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Mixing Applications

Manufacturing Tomato Ketchup

Tomato ketchup is a condiment made by mixing concentrated tomato paste with water, sugar, vinegar, salt and seasonings. The tomato paste is typically manufactured using the “Hot Break” method. With this method, pulped tomatoes are heated to 200˚F (90˚C). This preserves the pectin that is found naturally in tomatoes, but some of the aroma and color are lost. Premium quality ketchup with a high solids content derive their viscosity from a combination of water retention of the fibrous strands in the paste and the gelling effect of the pectin, which is released via high-pressure homogenization. Lower solids content ketchup may also contain starch-based thickeners or gums.

 

The Process

The recipe, viscosity and solids content of ketchups vary widely. Typically tomato paste is blended with water and the other ingredients and the manufacturing process continues in one of two ways:

  • When utilizing the pectin present in the paste as a thickening agent, fibrous strands in the tomatoes must be fibrillated (frayed) to raise capacity for water retention, which increases viscosity.
  • Once mixed, the product is passed through a high-pressure homogenizer to obtain the required consistency.
  • This method can also be used to increase yield as a thicker product can be achieved with a lower solids content.
  • With the second processing method high-pressure homogenization is not used and thickening agents such as xanthan gum, pectin or starch (including modified starches) are used to obtain the required viscosity in the finished ketchup.
  • With either method mixing apparatus must be capable of dispersing powdered ingredients into water to form an agglomerate-free product.

The Problem

A number of problems can be encountered when using conventional agitators:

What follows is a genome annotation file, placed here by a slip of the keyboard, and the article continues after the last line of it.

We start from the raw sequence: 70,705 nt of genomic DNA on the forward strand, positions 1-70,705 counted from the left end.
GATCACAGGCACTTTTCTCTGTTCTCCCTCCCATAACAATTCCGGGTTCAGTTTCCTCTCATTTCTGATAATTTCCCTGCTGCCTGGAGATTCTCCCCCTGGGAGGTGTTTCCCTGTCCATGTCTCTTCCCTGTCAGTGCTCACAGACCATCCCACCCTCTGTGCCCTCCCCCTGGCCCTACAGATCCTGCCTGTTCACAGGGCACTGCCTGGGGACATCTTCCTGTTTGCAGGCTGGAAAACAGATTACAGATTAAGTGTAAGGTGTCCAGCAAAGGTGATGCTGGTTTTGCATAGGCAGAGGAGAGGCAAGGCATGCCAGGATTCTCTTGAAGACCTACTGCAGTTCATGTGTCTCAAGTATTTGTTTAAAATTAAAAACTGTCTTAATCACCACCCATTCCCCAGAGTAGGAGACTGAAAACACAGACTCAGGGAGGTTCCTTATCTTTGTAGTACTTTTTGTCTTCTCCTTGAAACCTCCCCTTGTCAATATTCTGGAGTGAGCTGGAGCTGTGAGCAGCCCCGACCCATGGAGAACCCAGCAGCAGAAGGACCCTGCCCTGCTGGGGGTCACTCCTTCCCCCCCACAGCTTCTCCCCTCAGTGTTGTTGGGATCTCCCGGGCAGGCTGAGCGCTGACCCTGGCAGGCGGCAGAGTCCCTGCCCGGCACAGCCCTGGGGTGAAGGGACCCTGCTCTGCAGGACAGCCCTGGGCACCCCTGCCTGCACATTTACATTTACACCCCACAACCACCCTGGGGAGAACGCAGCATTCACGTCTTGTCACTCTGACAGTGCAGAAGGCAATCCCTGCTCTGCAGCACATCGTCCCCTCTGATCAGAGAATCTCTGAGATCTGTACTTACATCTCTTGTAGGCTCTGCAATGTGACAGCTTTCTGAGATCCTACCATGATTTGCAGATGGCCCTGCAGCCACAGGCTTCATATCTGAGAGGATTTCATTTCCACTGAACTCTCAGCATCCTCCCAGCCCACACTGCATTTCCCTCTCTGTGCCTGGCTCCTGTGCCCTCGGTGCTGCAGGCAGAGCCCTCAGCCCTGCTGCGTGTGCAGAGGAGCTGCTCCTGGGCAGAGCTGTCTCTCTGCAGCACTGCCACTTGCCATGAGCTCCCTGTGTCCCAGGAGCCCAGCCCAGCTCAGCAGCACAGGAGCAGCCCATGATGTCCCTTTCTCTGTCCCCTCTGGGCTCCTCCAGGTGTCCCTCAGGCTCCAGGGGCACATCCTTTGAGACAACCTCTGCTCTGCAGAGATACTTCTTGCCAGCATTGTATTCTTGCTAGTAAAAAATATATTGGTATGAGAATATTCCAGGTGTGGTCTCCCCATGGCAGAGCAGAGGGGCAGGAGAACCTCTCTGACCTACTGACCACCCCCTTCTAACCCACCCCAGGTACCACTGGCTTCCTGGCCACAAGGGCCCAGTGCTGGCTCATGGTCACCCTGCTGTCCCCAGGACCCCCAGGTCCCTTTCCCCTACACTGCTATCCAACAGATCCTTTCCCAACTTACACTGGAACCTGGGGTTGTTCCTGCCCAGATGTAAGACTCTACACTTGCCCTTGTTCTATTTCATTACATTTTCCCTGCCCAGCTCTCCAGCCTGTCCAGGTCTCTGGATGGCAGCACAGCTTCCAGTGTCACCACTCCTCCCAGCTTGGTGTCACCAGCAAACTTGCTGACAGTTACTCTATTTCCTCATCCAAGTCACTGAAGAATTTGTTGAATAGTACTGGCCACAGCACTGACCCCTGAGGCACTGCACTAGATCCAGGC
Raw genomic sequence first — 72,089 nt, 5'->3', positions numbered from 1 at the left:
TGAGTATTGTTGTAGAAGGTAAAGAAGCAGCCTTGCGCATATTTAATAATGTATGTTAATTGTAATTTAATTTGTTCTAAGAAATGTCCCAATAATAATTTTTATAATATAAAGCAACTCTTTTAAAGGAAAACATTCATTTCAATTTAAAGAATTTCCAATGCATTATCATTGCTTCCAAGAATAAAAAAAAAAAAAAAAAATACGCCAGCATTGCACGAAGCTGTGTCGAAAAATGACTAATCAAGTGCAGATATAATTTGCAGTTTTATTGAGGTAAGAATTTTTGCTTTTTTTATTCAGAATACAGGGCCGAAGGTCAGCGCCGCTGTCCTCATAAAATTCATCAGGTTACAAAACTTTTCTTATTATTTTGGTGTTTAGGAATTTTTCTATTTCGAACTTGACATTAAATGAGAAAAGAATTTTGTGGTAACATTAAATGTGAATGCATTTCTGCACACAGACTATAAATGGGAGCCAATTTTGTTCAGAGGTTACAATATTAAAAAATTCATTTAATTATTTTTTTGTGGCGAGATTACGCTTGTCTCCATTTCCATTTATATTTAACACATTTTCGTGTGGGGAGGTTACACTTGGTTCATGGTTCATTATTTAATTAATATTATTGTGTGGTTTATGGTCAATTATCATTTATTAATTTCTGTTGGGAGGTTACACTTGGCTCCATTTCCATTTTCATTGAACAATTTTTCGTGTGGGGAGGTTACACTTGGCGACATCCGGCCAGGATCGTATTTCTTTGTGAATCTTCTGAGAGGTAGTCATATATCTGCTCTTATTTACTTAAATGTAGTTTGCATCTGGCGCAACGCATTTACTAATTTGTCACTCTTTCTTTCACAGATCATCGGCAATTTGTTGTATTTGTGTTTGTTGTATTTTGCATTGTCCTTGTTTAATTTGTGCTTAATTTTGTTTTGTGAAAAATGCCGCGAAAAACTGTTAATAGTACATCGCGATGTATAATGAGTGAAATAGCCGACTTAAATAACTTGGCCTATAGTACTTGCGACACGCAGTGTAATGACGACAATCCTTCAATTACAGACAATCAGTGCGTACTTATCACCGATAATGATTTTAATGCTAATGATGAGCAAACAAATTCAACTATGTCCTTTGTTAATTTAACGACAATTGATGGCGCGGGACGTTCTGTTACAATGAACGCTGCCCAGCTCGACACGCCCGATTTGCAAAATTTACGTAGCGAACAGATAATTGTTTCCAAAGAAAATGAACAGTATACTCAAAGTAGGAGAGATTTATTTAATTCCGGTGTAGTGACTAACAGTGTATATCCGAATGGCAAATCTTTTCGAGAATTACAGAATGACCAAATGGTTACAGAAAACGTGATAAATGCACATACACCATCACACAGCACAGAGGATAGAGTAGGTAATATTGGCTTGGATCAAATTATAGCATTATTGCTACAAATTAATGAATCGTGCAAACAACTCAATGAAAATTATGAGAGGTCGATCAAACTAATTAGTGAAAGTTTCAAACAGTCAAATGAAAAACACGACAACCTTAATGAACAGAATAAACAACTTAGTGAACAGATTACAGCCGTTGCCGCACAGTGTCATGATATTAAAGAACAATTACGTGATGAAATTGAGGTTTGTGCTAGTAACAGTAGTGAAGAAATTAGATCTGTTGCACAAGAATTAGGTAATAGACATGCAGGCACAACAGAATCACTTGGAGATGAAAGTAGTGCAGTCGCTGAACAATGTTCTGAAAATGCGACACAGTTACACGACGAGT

• Long mixing times are required to dilute tomato paste into water, as agitators cannot easily blend liquids of widely differing viscosity.
  • Additives designed to thicken the product tend to form agglomerates which agitators cannot easily break down.
  • Partially hydrated ingredients can build up on the vessel wall and parts of the mixer.
  • Long mixing times are required to achieve complete dispersion.
  • A uniform pre-mix is required by the homogenizer. This is not easily achieved using agitators.
  • Homogenization and other handling can dull the finish of ketchup.

The Solution

A Silverson high shear mixer can solve these problems and eliminate the need for additional processes such as pre-dispersion of the starches or thickeners and in some cases homogenization. Where a homogenizer is used, the high shear mixing action will improve pre-mix quality and consistency. Operation is as follows:

Stage 1

The vessel is charged with water and the Silverson mixer is started. The powdered ingredients are then added. The high-speed rotation of the Silverson mixer creates a powerful suction which draws the liquid and powders into the workhead. The materials are subjected to intense shear within the workhead.

Stage 2